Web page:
Why do we develop ulcerative colitis UC?
Why do we develop ulcerative colitis (UC)?
Ulcerative colitis is an autoimmune disease. It causes inflammation in the inner lining of your colon. This leads to swelling and ulcer formation in the colon.
Our immune system is to defend our body from infections, illnesses, and things that don’t belong in your body. But in an autoimmune disease like ulcerative colitis, it mistakenly attacks your own body.
It sends in your white blood cells, which attack your intestinal lining. That leads to ongoing inflammation.
The exact etiology of UC is not clear but it may have multifactorial etiology -
You might have inherited a gene that causes ulcerative colitis. It could run in the family. Experts have found certain abnormal genes in some people who have it.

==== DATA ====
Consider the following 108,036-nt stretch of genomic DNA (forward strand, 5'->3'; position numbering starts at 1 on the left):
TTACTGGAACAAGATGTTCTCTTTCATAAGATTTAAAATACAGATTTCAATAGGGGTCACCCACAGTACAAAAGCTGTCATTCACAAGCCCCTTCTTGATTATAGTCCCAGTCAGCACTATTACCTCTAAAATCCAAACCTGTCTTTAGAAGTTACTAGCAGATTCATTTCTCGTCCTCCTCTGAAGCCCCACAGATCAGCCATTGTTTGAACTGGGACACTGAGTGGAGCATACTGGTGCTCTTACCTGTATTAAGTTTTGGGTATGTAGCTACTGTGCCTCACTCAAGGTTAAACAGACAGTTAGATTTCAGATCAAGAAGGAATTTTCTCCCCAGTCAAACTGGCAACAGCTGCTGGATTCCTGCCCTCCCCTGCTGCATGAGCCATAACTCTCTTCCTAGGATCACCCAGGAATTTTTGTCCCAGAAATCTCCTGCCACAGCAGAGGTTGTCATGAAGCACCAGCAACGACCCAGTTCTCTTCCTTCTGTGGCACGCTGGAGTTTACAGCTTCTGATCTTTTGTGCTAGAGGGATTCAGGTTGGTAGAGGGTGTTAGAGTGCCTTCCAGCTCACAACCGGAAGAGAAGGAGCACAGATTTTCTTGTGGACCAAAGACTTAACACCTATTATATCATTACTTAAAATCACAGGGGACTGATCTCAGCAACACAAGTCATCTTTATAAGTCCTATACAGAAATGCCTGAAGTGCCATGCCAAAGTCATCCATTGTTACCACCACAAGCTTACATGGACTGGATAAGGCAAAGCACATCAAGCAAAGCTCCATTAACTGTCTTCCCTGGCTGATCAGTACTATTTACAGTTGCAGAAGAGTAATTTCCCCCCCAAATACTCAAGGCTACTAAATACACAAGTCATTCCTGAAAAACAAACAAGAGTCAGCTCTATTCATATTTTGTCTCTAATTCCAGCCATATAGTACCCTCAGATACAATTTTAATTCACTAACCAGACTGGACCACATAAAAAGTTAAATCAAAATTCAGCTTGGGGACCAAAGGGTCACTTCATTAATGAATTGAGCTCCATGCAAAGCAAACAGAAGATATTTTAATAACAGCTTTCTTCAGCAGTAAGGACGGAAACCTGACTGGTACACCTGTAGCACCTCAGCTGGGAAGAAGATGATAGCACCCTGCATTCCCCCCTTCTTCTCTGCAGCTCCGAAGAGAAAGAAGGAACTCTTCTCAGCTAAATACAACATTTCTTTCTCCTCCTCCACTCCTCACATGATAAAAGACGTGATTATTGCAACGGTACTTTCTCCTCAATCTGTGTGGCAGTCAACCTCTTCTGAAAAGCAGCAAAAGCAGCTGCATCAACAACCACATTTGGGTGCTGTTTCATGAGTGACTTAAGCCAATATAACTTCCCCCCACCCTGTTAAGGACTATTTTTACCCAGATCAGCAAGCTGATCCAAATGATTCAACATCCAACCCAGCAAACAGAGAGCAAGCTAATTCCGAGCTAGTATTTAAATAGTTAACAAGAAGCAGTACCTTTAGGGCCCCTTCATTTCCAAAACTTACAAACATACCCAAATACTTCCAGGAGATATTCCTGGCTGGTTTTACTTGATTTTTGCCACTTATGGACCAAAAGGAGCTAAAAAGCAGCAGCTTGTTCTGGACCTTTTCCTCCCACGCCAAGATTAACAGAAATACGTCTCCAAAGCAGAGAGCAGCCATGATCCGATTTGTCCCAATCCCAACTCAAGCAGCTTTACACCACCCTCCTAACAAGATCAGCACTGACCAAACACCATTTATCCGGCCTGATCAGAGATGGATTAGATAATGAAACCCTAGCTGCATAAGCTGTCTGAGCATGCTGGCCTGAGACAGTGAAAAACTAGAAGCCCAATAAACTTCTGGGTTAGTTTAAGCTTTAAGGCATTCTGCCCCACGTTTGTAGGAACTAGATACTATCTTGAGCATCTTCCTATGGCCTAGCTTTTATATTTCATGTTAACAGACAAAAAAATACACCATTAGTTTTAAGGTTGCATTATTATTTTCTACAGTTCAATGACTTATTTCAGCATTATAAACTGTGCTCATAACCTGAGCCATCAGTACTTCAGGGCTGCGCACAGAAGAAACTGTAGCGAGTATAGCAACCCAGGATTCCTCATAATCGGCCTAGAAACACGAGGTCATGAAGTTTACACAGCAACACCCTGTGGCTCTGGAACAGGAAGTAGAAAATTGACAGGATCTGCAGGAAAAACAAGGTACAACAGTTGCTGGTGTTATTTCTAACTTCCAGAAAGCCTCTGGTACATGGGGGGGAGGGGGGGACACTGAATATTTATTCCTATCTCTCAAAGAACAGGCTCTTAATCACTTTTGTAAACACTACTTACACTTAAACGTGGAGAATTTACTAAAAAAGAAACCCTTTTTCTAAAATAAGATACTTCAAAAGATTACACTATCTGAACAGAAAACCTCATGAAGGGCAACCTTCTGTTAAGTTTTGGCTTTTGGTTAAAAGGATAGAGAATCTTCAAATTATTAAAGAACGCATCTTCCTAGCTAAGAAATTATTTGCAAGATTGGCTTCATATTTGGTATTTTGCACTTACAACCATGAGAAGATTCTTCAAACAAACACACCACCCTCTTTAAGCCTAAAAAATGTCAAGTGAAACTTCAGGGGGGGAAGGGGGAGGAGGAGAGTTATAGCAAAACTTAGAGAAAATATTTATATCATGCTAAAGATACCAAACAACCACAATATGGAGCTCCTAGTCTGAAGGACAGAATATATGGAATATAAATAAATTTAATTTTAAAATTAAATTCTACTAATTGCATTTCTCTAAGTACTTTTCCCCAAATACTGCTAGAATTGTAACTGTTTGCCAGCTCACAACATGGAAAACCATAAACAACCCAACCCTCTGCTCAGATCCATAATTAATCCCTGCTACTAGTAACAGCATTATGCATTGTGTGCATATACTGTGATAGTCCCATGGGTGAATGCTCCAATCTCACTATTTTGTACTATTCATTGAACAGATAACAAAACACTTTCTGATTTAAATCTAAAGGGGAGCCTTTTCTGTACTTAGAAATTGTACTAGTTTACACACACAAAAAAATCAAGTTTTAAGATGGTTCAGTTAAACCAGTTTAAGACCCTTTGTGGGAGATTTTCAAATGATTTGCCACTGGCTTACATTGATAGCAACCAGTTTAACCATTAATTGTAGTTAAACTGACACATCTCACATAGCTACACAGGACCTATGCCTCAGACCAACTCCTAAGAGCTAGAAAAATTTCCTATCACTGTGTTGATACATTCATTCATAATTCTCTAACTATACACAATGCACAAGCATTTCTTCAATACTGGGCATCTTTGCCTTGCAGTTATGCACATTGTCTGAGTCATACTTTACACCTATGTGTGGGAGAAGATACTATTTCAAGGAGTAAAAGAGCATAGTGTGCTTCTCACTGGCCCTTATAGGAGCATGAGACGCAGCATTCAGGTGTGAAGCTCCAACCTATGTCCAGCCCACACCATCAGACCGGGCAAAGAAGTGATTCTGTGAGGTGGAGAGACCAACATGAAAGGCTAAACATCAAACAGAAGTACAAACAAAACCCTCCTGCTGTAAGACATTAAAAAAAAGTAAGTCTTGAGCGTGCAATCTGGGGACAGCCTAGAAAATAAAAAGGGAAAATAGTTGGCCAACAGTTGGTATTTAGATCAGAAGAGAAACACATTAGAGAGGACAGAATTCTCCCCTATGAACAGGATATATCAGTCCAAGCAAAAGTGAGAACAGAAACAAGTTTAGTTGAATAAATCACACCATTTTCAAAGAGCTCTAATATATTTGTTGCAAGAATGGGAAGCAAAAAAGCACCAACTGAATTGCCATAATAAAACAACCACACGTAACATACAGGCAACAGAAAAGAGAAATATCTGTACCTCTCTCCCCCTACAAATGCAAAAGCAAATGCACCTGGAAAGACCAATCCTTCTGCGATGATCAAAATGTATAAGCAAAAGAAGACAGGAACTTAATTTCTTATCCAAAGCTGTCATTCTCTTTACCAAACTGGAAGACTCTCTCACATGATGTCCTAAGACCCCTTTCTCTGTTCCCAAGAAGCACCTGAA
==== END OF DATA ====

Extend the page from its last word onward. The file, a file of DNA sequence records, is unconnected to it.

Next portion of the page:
An infection might have triggered your immune system, but then for some reason, it doesn’t turn off. That leads to the colon inflammation that causes symptoms of ulcerative colitis.
A a viral infection in your environment, might raise your chances of developing ulcerative colitis.
If you use nonsteroidal anti-inflammatory drugs, antibiotics, or birth control pills, your chances to develop it may increase slightly. It’s possible a high-fat diet is related to it, too.
A few other things could be related to the cause or might trigger a flare-up:
- Emotional distress
- Some kinds of food
- Who’s At Risk?
- Anyone can get ulcerative colitis. But an older man, is more likely to get it than an older woman. And even though it can strike at any age, it usually begins before you’re 30 or after 60.
- If someone in your family has ulcerative colitis, you’re more likely to get it, too. But only 20% of people with the disease also have a close relative with it.
- If you’re white and of European descent or if you’re Jewish, you’re also more likely to get the condition.
Dr. Rakesh Rai, MS, FRCS, MD, CCT, MF, ASTS fellow.